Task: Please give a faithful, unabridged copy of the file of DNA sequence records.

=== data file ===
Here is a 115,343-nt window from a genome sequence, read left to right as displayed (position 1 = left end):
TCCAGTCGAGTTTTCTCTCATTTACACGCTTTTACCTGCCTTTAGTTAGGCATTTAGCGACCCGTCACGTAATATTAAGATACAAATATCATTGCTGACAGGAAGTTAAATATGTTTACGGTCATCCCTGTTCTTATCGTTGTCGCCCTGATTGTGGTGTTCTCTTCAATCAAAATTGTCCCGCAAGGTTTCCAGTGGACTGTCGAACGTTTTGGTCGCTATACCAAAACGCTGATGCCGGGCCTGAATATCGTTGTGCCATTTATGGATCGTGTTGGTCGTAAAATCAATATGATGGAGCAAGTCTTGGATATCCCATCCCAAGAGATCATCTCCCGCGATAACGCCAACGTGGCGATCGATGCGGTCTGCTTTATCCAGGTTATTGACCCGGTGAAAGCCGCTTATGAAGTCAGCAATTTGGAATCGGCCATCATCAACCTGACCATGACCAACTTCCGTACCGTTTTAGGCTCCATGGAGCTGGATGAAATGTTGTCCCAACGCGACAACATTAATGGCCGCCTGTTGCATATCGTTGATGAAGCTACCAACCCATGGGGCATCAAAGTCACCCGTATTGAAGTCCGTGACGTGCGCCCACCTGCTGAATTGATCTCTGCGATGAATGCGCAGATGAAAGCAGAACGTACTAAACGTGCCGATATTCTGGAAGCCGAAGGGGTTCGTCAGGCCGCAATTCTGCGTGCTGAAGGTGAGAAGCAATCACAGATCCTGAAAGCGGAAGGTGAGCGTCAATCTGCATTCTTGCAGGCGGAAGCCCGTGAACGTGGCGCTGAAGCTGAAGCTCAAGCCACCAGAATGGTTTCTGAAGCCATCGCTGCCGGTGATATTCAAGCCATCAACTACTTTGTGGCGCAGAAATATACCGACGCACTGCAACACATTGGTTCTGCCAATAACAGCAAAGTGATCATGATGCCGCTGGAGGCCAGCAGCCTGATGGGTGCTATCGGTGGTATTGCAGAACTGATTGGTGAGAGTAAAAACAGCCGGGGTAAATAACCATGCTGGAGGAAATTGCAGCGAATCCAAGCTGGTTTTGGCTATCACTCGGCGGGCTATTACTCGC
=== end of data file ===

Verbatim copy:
Here is a 115,343-nt window from a genome sequence, read left to right as displayed (position 1 = left end):
TCCAGTCGAGTTTTCTCTCATTTACACGCTTTTACCTGCCTTTAGTTAGGCATTTAGCGACCCGTCACGTAATATTAAGATACAAATATCATTGCTGACAGGAAGTTAAATATGTTTACGGTCATCCCTGTTCTTATCGTTGTCGCCCTGATTGTGGTGTTCTCTTCAATCAAAATTGTCCCGCAAGGTTTCCAGTGGACTGTCGAACGTTTTGGTCGCTATACCAAAACGCTGATGCCGGGCCTGAATATCGTTGTGCCATTTATGGATCGTGTTGGTCGTAAAATCAATATGATGGAGCAAGTCTTGGATATCCCATCCCAAGAGATCATCTCCCGCGATAACGCCAACGTGGCGATCGATGCGGTCTGCTTTATCCAGGTTATTGACCCGGTGAAAGCCGCTTATGAAGTCAGCAATTTGGAATCGGCCATCATCAACCTGACCATGACCAACTTCCGTACCGTTTTAGGCTCCATGGAGCTGGATGAAATGTTGTCCCAACGCGACAACATTAATGGCCGCCTGTTGCATATCGTTGATGAAGCTACCAACCCATGGGGCATCAAAGTCACCCGTATTGAAGTCCGTGACGTGCGCCCACCTGCTGAATTGATCTCTGCGATGAATGCGCAGATGAAAGCAGAACGTACTAAACGTGCCGATATTCTGGAAGCCGAAGGGGTTCGTCAGGCCGCAATTCTGCGTGCTGAAGGTGAGAAGCAATCACAGATCCTGAAAGCGGAAGGTGAGCGTCAATCTGCATTCTTGCAGGCGGAAGCCCGTGAACGTGGCGCTGAAGCTGAAGCTCAAGCCACCAGAATGGTTTCTGAAGCCATCGCTGCCGGTGATATTCAAGCCATCAACTACTTTGTGGCGCAGAAATATACCGACGCACTGCAACACATTGGTTCTGCCAATAACAGCAAAGTGATCATGATGCCGCTGGAGGCCAGCAGCCTGATGGGTGCTATCGGTGGTATTGCAGAACTGATTGGTGAGAGTAAAAACAGCCGGGGTAAATAACCATGCTGGAGGAAATTGCAGCGAATCCAAGCTGGTTTTGGCTATCACTCGGCGGGCTATTACTCGC